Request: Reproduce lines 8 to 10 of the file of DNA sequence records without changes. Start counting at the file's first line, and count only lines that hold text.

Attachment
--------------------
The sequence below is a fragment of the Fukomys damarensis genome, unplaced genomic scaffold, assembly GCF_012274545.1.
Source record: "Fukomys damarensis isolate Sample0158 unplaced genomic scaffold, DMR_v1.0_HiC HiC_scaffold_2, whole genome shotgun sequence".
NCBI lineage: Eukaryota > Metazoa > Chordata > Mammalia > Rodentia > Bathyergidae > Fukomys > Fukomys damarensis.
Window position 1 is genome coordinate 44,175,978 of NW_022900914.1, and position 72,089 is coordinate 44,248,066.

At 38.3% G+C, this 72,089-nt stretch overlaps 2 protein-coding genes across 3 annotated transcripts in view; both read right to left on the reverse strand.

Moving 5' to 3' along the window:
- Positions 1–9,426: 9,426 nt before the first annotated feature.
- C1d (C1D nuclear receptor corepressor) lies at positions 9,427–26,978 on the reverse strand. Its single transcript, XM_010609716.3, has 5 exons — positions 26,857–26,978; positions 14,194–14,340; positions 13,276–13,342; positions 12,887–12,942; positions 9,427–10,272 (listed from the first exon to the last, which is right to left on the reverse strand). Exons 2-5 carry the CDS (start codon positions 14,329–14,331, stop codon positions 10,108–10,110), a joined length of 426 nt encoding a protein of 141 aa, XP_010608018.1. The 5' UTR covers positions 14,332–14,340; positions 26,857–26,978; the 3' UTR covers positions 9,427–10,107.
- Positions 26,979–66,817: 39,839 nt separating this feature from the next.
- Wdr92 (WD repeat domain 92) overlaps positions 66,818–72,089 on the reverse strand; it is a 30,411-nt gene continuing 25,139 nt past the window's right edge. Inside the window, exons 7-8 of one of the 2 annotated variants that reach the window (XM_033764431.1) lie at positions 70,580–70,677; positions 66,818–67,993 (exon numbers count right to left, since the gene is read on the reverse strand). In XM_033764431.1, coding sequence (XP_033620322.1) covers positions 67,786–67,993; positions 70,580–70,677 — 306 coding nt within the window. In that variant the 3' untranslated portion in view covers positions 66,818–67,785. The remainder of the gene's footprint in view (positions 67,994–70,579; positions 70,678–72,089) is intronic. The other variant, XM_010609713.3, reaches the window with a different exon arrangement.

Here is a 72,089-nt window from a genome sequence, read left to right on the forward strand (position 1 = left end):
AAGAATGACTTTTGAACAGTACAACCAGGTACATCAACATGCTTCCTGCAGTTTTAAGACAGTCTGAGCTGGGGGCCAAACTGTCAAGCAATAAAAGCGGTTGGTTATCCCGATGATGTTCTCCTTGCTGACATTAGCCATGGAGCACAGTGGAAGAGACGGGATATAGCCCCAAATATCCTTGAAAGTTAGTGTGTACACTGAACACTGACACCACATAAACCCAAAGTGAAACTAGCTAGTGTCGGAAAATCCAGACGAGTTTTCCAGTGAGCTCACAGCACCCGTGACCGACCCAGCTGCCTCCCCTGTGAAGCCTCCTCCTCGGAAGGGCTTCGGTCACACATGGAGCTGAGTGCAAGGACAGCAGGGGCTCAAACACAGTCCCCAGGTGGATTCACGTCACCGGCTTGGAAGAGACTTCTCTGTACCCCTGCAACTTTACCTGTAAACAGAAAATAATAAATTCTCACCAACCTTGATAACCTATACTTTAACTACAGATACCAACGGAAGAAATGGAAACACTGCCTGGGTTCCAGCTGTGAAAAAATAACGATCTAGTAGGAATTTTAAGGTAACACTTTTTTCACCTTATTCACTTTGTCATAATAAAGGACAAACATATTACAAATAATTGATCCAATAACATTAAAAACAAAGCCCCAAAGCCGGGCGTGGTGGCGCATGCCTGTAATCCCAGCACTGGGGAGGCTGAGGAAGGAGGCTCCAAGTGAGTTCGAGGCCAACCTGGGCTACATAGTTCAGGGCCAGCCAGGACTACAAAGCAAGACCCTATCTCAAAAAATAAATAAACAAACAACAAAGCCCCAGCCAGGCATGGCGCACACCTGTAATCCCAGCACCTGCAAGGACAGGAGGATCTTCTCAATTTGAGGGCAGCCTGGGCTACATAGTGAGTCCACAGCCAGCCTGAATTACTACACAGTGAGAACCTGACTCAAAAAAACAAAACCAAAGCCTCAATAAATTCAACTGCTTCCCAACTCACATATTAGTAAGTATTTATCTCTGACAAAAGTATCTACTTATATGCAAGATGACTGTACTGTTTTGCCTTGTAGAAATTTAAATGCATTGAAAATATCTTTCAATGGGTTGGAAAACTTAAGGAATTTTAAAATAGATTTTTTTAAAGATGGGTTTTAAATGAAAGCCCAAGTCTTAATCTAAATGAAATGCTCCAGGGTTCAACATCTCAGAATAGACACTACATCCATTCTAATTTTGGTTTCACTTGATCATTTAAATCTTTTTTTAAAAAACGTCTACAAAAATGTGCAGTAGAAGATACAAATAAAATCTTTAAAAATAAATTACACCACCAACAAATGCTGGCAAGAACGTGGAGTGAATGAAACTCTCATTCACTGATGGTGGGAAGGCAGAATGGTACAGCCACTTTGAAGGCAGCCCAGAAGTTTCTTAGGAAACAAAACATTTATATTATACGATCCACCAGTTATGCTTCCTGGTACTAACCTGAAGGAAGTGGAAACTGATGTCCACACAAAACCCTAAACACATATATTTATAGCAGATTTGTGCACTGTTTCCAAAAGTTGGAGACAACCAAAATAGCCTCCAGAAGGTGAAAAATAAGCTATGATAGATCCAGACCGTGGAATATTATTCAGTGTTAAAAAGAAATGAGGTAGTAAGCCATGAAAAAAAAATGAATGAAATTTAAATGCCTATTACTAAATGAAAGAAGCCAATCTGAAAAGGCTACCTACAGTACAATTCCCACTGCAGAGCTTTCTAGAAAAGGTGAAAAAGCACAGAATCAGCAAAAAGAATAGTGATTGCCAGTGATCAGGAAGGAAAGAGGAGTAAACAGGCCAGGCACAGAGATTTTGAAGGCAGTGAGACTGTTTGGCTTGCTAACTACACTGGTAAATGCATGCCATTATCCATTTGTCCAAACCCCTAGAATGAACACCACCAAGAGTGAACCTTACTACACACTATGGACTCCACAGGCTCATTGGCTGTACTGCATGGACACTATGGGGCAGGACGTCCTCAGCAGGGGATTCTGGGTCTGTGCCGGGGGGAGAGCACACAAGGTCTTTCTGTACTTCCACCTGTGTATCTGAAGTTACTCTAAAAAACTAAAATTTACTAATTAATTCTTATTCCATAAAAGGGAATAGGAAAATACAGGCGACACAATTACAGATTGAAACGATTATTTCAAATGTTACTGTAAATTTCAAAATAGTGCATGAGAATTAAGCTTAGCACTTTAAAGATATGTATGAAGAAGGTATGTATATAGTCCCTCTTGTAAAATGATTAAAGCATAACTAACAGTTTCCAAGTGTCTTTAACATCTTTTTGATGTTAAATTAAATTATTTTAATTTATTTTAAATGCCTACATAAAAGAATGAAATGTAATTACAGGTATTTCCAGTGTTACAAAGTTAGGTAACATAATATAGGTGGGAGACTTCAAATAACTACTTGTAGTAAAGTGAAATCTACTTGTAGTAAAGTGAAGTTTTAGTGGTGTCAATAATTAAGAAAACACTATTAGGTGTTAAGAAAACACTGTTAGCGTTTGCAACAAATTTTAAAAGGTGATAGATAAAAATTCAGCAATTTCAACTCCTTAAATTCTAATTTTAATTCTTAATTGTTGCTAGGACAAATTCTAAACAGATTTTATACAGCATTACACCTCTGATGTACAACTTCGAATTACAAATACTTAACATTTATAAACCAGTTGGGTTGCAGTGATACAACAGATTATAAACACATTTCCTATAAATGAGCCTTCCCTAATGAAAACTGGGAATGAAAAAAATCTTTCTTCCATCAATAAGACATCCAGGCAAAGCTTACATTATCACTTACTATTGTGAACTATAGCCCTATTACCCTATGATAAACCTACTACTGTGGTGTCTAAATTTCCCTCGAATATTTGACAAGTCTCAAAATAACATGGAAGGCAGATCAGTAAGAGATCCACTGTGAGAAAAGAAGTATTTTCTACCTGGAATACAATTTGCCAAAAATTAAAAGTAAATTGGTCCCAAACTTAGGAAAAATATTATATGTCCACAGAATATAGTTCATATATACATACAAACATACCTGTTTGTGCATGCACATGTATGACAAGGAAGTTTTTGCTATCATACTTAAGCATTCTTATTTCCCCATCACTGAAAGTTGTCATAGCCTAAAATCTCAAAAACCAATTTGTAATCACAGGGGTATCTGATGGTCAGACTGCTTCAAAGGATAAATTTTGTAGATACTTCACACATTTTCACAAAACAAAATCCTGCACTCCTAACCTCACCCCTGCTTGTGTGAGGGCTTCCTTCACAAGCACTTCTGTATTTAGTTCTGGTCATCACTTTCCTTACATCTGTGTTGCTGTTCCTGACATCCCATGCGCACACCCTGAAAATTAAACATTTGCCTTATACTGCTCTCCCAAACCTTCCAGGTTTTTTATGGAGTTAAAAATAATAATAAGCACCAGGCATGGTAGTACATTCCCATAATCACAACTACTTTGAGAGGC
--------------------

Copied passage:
- C1d (C1D nuclear receptor corepressor) lies at positions 9,427–26,978 on the reverse strand. Its single transcript, XM_010609716.3, has 5 exons — positions 26,857–26,978; positions 14,194–14,340; positions 13,276–13,342; positions 12,887–12,942; positions 9,427–10,272 (listed from the first exon to the last, which is right to left on the reverse strand). Exons 2-5 carry the CDS (start codon positions 14,329–14,331, stop codon positions 10,108–10,110), a joined length of 426 nt encoding a protein of 141 aa, XP_010608018.1. The 5' UTR covers positions 14,332–14,340; positions 26,857–26,978; the 3' UTR covers positions 9,427–10,107.
- Positions 26,979–66,817: 39,839 nt separating this feature from the next.
- Wdr92 (WD repeat domain 92) overlaps positions 66,818–72,089 on the reverse strand; it is a 30,411-nt gene continuing 25,139 nt past the window's right edge. Inside the window, exons 7-8 of one of the 2 annotated variants that reach the window (XM_033764431.1) lie at positions 70,580–70,677; positions 66,818–67,993 (exon numbers count right to left, since the gene is read on the reverse strand). In XM_033764431.1, coding sequence (XP_033620322.1) covers positions 67,786–67,993; positions 70,580–70,677 — 306 coding nt within the window. In that variant the 3' untranslated portion in view covers positions 66,818–67,785. The remainder of the gene's footprint in view (positions 67,994–70,579; positions 70,678–72,089) is intronic. The other variant, XM_010609713.3, reaches the window with a different exon arrangement.